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I'm a PhD student in engineering. My supervisor would like to pay me to edit a colleague's thesis for grammar and form. He asked me to look around for the going rate and let him know, but I'm not really sure of what figure to go by. Some thesis editing services are run by people with PhDs in literature and charge a lot, and others are run by upper year undergraduates and only ask for a small fee. What would be a reasonable rate to charge for such service in North America?

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    I'm going to flag this for being too broad. The only answer possible is "what the market will bear." You can give a representative spread of your competitors, argue for why you are pricing where you are, and then negotiate (usually downward) from there. – RoboKaren Sep 19 '14 at 13:59
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    A reasonable starting point might be to look at the stipend you receive for research/teaching and compute an hourly wage. This might not really get at the value of the work, but it has something to do with the value of your time. – Nate Eldredge Sep 19 '14 at 14:02
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    If I were to ballpark it, I'd say 15-20 per hour of effort. Technical editing is not something you can expect anyone to do, and at this level of editing, the quality and education level of both the writer and the editor should be taken into account. – Compass Sep 19 '14 at 14:07
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    @Compass: Is 15-20 in units of dollars? If so, then that's absurdly low, comparable to minimum wage in some areas of the US. The problem is that the person who wants the thesis edited is a grad student, and therefore won't be able to pay anything approximating market rates for this kind of skilled work. – Ben Crowell Sep 19 '14 at 18:53
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    @Compass: Nobody here can say what is a reasonable price per page, since we don't know how good or bad the person's English is. If it's really horrible, then it might need to be essentially rewritten, which could take an hour for a page, and then a fair market rate would probably be about $50-100/page, depending on the editor's qualifications and on how much technical knowledge of the material is required. – Ben Crowell Sep 20 '14 at 22:45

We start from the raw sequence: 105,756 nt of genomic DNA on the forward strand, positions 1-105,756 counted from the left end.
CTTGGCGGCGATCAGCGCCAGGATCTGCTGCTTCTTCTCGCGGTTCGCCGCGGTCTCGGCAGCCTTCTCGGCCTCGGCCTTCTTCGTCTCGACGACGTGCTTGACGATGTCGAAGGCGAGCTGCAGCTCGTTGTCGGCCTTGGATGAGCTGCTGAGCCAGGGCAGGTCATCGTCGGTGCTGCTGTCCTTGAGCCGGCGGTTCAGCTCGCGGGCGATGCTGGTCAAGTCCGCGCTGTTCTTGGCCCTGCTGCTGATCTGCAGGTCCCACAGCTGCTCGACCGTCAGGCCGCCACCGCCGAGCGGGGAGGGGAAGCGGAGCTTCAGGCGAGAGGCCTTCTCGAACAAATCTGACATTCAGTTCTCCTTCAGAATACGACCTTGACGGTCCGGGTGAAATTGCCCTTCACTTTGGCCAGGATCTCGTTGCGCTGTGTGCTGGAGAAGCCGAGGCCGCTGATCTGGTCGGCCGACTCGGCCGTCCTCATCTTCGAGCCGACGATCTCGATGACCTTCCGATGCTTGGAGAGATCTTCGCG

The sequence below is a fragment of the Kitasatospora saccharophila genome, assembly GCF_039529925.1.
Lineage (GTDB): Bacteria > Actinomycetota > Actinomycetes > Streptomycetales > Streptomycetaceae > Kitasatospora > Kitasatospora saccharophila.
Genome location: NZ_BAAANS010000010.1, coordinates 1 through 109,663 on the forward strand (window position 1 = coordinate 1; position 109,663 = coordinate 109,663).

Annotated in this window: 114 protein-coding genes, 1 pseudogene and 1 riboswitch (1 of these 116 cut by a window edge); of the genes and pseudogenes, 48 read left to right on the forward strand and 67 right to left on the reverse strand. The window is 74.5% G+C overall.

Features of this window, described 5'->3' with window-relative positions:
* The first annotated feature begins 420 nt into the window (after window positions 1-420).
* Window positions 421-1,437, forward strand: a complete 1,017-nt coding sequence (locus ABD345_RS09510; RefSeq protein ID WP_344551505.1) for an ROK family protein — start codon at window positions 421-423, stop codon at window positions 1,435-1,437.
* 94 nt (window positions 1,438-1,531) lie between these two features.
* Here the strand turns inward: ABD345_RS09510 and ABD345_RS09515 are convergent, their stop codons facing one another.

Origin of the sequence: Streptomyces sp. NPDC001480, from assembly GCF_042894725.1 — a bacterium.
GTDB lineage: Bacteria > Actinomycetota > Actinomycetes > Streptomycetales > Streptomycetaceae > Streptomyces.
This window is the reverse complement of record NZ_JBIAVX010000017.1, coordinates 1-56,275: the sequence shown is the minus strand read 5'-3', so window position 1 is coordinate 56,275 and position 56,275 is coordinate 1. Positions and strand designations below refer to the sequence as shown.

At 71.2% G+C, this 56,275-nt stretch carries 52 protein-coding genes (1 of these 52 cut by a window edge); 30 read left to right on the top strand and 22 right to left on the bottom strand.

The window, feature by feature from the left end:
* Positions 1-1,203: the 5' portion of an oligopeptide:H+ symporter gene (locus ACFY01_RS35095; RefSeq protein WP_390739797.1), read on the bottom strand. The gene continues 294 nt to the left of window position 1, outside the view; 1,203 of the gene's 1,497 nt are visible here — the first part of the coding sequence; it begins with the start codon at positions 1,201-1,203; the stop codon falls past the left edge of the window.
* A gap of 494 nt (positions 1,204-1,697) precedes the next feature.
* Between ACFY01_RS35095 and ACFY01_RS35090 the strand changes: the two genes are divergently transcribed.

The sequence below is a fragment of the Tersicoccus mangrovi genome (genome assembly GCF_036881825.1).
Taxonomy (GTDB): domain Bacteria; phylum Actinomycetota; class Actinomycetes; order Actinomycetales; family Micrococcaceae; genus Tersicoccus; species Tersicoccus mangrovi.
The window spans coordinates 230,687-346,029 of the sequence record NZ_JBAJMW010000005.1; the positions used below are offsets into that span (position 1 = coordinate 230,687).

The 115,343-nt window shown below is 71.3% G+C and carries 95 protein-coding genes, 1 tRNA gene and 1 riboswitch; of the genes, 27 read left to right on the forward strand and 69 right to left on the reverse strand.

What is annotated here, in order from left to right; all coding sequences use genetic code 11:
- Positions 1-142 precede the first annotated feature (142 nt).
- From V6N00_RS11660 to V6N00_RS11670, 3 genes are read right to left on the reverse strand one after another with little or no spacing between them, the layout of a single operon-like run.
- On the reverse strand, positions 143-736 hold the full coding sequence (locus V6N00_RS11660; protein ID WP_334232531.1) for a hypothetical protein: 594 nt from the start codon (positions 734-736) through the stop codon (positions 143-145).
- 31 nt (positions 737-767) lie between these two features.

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I don't have a better estimate than http://www.the-efa.org/res/rates.php whose rates work out to about 2 cents a word for basic copy editing or about 40 dollars an hour. For a thesis which is going to be very technical, I would expect someone with relevant expertise to get more. Grammar and form, probably is close to basic copy editing, but is probably more involved than that.

  • That sounds much more reasonable than $15-$20/hr. I do not know anyone with technical knowledge who would work so cheap ($20)...but they might do it for $40/hr. – earthling Sep 20 '14 at 11:54
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    I doubt that basic copy editing is what is required here. The situation sounds like one in which the person who wrote the thesis does not speak English natively. "Heavy copyediting" might be more like it, and that would about double the price according to their guidelines. – Ben Crowell Sep 21 '14 at 1:07

protected by aeismail Jun 19 '15 at 9:37

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